Passing another workstation, we see a finished window that was created for a vacation home in Aspen, Colorado. “This window is avalanche proof,” notes Watts. “It is designed to withstand a wall of snow catapulting down the side of a mountain and slamming full force into the home. We use Safety PlusÆ II Hurricane/Impact Resistant Glass,” he explains. This glass is Metro-Dade approved and has passed several tests including the Large Missile, Small Missile, and Cyclic Wind tests. “Imagine an 8-foot long 2’ X 4’ being shot out of a cannon by wind traveling at 200 miles per hour. That’s the Large Missile test, and it was designed to simulate a tree branch being slammed into a window during a hurricane.
I’ve seen huge guys try to break this glass with a sledge hammer, and it won’t budge,” remarks Watts. “Now that is not to say that this window may not break during a fierce hurricane, but in the rare occasion that it does, it will stay intact and prevent water and debris from destroying the rest of the interior.” Even with this highly specialized product available in the next town over, most of the downtown New Orleans skyline was replaced with a lesser quality window. If another storm strikes in the future, the property damages sustained as a result of blown out windows will most likely be equal to or greater than that of Katrina depending upon the current level of inflation and the escalation in the cost of materials and labor. “Replacing a window, even an expensive one, is still cheaper than replacing the window and everything that was destroyed inside,” Watts reasons.
As my tour continues, I witness a prototype glass wall designed as a trophy display area for one of golf’s most iconic figures to date. Thick layers of laminated glass slabs were stacked from floor to ceiling creating an undulating, rhythmic texture similar to the cross section of an ancient canyon wall. Ever so often and at varying heights, a protrusion of glass organically extends outward to create a shelf. The entire wall is backlit to capitalize on the translucent nature of this time-honored material and to enhance the glowing jewel-tone color effect. “We use laminated glass in a variety of colors and patterns to create one-of-a-kind effects for all sorts of projects. In fact, we developed something called infinity glass for The Champagne Bar in Chicago.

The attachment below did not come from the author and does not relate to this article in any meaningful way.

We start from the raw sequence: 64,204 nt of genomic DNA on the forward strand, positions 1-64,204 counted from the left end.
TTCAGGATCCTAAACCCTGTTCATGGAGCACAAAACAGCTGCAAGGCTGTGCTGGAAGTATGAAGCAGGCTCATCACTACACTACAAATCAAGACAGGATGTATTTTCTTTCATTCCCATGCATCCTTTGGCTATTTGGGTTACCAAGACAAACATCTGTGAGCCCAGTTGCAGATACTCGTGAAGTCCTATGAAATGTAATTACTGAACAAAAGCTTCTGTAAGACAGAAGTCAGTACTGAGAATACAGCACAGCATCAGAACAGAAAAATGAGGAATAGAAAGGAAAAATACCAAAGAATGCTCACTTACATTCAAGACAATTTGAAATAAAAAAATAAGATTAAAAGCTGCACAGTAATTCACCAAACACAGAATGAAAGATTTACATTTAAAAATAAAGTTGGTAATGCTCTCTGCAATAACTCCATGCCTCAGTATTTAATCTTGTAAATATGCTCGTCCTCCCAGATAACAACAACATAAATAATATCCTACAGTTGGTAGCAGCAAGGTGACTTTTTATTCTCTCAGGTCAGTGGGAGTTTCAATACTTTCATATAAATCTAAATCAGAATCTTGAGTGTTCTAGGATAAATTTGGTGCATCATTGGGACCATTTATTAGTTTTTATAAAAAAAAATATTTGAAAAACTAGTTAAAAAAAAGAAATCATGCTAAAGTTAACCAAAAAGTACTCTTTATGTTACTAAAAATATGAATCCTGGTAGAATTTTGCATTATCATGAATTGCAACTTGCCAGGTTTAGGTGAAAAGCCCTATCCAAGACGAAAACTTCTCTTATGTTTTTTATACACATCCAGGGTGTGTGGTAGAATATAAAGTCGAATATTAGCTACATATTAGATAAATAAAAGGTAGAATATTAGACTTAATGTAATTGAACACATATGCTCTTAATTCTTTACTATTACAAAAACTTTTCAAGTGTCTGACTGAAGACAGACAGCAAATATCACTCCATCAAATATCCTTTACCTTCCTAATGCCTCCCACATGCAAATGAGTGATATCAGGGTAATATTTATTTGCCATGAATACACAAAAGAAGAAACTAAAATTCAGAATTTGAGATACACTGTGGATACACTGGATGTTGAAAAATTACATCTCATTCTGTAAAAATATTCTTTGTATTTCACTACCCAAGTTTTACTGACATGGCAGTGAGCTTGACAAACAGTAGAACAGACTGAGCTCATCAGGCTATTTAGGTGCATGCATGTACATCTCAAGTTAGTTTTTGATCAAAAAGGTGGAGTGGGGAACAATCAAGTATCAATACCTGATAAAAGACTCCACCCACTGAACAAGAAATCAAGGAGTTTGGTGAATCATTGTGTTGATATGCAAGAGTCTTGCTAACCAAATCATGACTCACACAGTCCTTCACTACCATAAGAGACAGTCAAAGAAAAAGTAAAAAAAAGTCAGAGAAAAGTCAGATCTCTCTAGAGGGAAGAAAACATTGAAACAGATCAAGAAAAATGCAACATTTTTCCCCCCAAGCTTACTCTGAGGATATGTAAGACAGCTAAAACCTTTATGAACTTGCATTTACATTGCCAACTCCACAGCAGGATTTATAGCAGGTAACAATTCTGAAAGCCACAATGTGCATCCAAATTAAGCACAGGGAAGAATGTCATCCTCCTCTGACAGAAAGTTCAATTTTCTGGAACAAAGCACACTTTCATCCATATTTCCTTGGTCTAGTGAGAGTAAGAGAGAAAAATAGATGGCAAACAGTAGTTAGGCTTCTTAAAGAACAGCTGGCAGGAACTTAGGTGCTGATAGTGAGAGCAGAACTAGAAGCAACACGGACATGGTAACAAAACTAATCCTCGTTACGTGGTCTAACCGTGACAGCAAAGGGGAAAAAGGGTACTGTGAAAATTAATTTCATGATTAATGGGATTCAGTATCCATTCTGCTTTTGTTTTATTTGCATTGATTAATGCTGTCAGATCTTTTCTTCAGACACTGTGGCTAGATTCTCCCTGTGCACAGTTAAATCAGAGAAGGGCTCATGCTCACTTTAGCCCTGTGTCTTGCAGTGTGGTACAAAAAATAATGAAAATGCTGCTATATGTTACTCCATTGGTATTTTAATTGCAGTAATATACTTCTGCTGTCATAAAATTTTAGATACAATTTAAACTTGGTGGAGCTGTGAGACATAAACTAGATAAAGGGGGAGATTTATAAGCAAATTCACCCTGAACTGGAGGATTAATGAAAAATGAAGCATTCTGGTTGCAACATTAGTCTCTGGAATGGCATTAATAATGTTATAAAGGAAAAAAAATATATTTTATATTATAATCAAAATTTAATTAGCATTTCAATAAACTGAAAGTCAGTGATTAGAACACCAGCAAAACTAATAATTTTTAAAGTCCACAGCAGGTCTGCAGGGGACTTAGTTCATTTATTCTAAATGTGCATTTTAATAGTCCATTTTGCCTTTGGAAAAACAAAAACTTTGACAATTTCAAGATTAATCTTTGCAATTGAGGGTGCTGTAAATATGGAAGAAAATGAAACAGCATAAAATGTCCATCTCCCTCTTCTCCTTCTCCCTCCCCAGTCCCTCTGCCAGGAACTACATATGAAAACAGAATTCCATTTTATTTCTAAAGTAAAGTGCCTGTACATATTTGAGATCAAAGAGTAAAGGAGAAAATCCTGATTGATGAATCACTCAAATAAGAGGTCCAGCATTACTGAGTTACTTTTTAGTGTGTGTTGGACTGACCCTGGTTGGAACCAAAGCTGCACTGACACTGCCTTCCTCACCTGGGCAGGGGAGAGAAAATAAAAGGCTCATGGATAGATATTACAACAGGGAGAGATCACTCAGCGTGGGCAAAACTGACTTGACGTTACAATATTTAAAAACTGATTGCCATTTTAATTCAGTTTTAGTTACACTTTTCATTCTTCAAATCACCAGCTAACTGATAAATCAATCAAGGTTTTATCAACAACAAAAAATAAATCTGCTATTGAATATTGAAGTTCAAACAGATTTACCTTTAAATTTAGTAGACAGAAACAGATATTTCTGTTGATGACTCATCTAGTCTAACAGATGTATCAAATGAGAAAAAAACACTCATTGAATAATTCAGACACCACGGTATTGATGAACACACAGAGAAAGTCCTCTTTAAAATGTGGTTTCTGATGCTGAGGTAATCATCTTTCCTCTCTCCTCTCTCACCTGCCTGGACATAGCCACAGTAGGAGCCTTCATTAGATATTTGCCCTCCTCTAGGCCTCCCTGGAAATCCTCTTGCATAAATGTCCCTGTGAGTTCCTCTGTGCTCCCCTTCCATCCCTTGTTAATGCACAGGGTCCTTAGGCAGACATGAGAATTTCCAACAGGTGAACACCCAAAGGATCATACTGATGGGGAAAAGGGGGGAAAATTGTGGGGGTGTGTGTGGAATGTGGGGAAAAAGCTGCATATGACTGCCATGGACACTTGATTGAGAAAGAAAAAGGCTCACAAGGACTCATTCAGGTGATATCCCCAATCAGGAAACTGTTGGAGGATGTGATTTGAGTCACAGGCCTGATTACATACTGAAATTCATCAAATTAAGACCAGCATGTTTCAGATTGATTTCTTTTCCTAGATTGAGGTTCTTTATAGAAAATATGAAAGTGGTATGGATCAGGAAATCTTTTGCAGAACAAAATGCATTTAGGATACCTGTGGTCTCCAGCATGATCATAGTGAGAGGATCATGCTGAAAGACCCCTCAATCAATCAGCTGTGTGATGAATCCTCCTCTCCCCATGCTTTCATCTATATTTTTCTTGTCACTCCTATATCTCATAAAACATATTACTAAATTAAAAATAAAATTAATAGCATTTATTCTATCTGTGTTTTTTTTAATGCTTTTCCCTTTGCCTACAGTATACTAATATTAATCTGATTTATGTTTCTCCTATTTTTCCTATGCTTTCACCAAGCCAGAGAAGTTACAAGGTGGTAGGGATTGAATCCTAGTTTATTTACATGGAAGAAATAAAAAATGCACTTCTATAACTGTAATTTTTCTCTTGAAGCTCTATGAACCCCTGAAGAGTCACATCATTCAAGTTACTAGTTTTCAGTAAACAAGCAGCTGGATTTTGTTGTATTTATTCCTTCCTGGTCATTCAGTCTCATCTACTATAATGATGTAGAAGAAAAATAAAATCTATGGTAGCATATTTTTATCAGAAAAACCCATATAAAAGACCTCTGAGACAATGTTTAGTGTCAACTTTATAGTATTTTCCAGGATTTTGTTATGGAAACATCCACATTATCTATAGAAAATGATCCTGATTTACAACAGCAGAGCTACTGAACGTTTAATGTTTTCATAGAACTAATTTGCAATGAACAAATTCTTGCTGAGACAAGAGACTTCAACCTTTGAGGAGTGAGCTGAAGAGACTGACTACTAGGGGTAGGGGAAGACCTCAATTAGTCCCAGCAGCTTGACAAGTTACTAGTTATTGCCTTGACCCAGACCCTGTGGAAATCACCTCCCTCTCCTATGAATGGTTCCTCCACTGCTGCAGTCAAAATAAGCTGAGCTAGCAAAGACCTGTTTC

Infinity glass gives the illusion of depth, and in this particular instance we were hired to craft a bar top that appeared to have champagne bubbles inside of it,” Watts recalls. “There are so many things you can do with glass that architects and designers may not be aware of yet. But once they visit us and begin to understand the infinite possibilities, they start incorporating these things into their designs. Cultivating a better understanding of what can be achieved through glass is a tool that inevitably makes you a better architect or designer,” says Watts. “My main responsibility here is to help find a solution to a problem or to fulfill a design desire. And we do it all the time with stunning results,” he concludes.
After inspecting a section of glass layered with dichroic film and destined for the outdoor trellis of the Comcast Headquarters in Philadelphia, Pennsylvania, Watts continues to show me samples of architectural glass layered with Chinese chicken wire, tree bark, photographically imprinted film in the form of a DNA double helix, and finally, a thick glass countertop with what seems like tons of colorful marbles magically suspended inside. “One square-foot of glass can hold 588 marbles,” he notes. This sort of whimsical creation was used in the design of the Children’s Hospital of New Orleans, while a thicker carved column on display alongside the marble infused glass was incorporated into the remodel of the New Orleans Superdome. Each column took eight hours to cut. “Almost every phone call I get starts out the same way,” says Watts when asked to describe the best part of his job. “A customer will call and say ‘this is going to sound crazy,’ or they’ll say ‘I’ve been told this cannot be done.’ When I hear either of those introductions, I know they are swimming in our pond now,” he says smiling.